China Human Development Report 2013

27 Aug 2013

Sustainable and Liveable Cities: Toward Ecological Civilization

Framed in the context of urbanisation, the 2013 NHDR examines the interconnectivity between China’s economic, social and environmental challenges, and stresses that all three are pillars contributing to the government’s focus on human development.

 

According to this report, China’s urbanisation comes at a critical time on all three fronts, with pressures accumulating in matters such as the efficient use of natural and energy resources, the development of urban governance systems, employment, transportation, housing and access to basic social services, security, the livelihoods of migrant workers, an ageing population, structural economic transformation, and air and water pollution. How urbanisation is managed in China will determine the outcome of many of these challenges.

 

Sustainable and Liveable Cities: Toward Ecological Civilisation reports a host of findings and policy recommendations concerned with China’s management of urbanisation. Highlights include:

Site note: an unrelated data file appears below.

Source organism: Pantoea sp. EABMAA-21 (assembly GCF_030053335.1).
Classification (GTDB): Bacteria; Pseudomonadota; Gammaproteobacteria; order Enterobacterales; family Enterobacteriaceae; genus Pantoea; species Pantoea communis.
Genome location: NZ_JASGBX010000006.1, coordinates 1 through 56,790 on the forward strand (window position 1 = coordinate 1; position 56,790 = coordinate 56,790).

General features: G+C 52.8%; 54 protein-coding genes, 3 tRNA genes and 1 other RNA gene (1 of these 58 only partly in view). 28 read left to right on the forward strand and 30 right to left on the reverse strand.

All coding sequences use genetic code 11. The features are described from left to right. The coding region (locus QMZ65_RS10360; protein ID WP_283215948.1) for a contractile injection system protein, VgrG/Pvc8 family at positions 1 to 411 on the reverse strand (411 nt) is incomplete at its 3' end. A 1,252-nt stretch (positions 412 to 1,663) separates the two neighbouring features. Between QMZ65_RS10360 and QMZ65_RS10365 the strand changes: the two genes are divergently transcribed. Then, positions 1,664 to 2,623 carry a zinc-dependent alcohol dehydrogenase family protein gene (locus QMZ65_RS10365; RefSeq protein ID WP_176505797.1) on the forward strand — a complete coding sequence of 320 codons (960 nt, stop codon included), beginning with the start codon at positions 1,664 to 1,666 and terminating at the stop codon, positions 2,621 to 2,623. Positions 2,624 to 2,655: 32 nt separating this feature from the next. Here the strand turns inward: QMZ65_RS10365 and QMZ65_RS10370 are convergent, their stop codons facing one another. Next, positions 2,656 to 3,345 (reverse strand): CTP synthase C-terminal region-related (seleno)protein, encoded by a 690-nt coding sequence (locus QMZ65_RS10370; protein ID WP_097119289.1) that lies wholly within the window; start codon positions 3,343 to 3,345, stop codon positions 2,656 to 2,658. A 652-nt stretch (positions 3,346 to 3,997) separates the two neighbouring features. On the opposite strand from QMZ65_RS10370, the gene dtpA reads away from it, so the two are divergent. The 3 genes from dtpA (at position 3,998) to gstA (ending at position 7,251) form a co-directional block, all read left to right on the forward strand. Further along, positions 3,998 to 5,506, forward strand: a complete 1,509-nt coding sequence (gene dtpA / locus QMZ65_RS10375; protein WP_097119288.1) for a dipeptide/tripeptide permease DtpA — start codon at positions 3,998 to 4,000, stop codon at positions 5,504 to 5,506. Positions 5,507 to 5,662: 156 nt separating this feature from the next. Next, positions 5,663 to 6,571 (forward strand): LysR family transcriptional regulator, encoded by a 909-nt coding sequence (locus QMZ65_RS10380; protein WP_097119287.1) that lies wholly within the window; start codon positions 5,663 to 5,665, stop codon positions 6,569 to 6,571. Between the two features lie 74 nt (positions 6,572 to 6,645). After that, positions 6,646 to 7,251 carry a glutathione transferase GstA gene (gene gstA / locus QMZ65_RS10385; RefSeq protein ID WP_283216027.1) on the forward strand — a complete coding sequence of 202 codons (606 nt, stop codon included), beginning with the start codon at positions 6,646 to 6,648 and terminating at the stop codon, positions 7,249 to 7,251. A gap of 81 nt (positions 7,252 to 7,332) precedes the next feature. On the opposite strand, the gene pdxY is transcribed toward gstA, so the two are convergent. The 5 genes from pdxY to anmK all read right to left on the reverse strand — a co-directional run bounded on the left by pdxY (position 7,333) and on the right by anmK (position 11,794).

·         By 2030, cities will be home to 70 per cent of China’s population and generate 75 per cent of its Gross Domestic Product.

·         Given the current state of affairs in the country, a fine balance will have to be struck compromising between the speed and quality of urbanisation.

·         Strong governance mechanisms and institutions for implementation are required to allow the policies needed to act on increasingly complex urban challenges to be successful.

·         Because of the magnitude and speed of the changes underway in China, the window of opportunity for addressing many of the associated challenges is relatively small.

·         Select demographic groups such as migrant workers and the ageing population will require particular attention, as their participation in the urbanisation process will be of especial importance.

 

It is also important that sensitivity for China’s cultural heritage be maintained, and the Report stresses the significance of cultural planning for urban sustainability and liveability.

 

The report also draws attention to the opportunities created by urbanisation in China. It argues that urbanisation can accelerate the modernisation process and economic structure upgrading, and be the strategic focus in changing the country’s development profile from a GDP-focused export-orientated economy to a more stable, human development-based one.


It is hoped that this report will contribute to the current and future policies that will guide China through this historic period of unprecedented urbanisation towards the goal of sustainable and liveable cities.

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